A study published last September in the journal Epidemiology found that states with hands-free cellphone restrictions for drivers have fewer driver deaths.
“Our research demonstrates that hands-free laws save lives and reduce the societal costs associated with distracted driving,” study co-author Dr. Motao Zhu said in a press release. His study found that comprehensive handheld bans were associated with fewer driver fatalities.
There are 18 states that issued comprehensive bans on the use of handheld cellphones while driving, and from 1999 to 2016, they saw roughly a 7% reduction in the number of accidents with driver fatalities. But researchers didn’t see decreases in non-driver fatalities or in total motor vehicle accident-related deaths during that time. However, researchers did find that hands-free laws have prevented about 140 driver deaths and 13,900 driver injuries annually in the United States.
Traffic crashes are a number one cause of death in the United States, according to the Centers for Disease Control and Prevention, and the CDC says that using a cell phone while driving poses a dangerous safety hazard. For instance, cellphone use may cause drivers to take their hands off the wheel and avert their eyes off the road. Using a cellphone to call, text, and check apps can distract motorists and can also take their minds off driving.
In addition, the National Highway Traffic Safety Administration also says that drivers’ cellphone use is a major traffic safety hazard. The NHTSA estimated that one in 10 drivers were using a cellphone at any daylight moment in 2018. And a 2015 national survey reported that approximately one in five drivers read messages or viewed information on social media apps at least once a month.
Since 2010, our state has prohibited texting and driving. And in 2013, Kelsey’s Law prohibited new drivers with a Level 1 or 2 license from driving while using a cell phone. The law was named after 17-year-old Kelsey Raffaele of Sault Ste. Marie, who died in a crash while speaking on her phone and driving in 2010.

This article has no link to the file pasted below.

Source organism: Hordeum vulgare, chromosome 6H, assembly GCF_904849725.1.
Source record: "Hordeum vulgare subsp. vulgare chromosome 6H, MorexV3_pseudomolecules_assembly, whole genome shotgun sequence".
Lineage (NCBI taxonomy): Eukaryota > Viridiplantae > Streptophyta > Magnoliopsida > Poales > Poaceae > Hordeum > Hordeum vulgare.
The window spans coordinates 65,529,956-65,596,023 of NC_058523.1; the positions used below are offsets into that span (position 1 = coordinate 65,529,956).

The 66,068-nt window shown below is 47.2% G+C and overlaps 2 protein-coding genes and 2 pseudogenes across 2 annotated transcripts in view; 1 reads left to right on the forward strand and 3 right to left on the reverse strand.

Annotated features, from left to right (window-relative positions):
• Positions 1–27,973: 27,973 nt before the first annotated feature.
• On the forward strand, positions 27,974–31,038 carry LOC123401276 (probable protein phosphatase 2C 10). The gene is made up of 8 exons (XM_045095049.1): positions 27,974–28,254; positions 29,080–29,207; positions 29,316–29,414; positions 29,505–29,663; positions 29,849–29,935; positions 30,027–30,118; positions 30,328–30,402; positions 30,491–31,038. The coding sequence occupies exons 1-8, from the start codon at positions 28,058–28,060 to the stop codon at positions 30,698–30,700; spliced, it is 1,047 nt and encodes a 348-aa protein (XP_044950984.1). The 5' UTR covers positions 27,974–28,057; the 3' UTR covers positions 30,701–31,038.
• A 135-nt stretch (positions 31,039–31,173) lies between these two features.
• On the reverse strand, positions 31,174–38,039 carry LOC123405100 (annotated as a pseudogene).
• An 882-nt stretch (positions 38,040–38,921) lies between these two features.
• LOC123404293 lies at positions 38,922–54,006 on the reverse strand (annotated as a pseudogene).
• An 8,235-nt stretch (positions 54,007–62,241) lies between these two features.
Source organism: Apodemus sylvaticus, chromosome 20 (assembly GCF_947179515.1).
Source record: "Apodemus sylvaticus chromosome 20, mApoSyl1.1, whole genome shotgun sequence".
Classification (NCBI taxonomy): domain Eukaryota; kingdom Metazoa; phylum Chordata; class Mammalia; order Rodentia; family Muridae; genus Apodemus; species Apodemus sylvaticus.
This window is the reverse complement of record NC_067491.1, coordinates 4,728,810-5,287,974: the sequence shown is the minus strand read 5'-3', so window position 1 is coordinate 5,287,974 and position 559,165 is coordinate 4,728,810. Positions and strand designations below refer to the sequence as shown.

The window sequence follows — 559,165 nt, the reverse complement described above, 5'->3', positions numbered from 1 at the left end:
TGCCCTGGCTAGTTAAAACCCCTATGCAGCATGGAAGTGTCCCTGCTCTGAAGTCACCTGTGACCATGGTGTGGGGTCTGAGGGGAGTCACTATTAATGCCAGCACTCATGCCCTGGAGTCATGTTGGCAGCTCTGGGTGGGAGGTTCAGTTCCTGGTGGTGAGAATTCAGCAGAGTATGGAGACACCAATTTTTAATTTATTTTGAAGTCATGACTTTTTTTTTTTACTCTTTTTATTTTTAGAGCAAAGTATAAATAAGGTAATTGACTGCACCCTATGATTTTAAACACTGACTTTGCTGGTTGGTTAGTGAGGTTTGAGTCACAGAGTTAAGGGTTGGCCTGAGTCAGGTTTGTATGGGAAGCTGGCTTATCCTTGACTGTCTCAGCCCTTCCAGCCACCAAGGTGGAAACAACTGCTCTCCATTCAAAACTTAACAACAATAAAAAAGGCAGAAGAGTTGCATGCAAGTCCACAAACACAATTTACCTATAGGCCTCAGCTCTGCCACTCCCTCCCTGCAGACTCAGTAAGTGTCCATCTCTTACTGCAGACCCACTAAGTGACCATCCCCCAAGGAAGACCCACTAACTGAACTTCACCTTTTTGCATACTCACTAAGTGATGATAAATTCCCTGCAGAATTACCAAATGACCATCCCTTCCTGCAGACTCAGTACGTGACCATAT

Now, using a cell phone while driving would be illegal under bills passed by the Michigan House in January 2022.
It’s the latest attempt to enact legislation aimed at reducing distracted driving.
The Michigan House voted 75-26 to pass the package’s main bill, which would ban the use of all mobile devices while driving, including cell phones, laptops, or tablets.
The proposed penalties for violating the law would include a $100 civil fine or 16 hours of community service for a first offense, and a $250 civil fine for a second or subsequent offense. The fine would double if an individual was involved in a crash at the time of the violation.
There are exceptions in the bill for hands-free devices, emergency calls, GPS hands, or selecting a number on a phone.
The bill package was endorsed by GM executive Steven Kiefer, whose 18-year-old son, Mitchel, was killed by a distracted driver in September 2016.
If you need to use your phone while driving, do so hands-free.
If you or a family member has been seriously injured in an auto accident in Michigan where distracted driving was a factor, contact Buchanan Firm. Our Grand Rapids car accident lawyers will help you pursue compensation against those who are responsible.
For a free consultation with an experienced semi accident attorney in Michigan, contact Buchanan Firm. Our firm proudly serves people all across Michigan, including major cities like Grand Rapids, Muskegon, Detroit, Lansing, Holland, St. Joe, and Ann Arbor, and rural towns such as Lowell, Ada, Fremont, Newaygo, Grand Haven, Rockford, and Cedar Springs. We will meet you after-hours, at home or in the hospital, to accommodate you.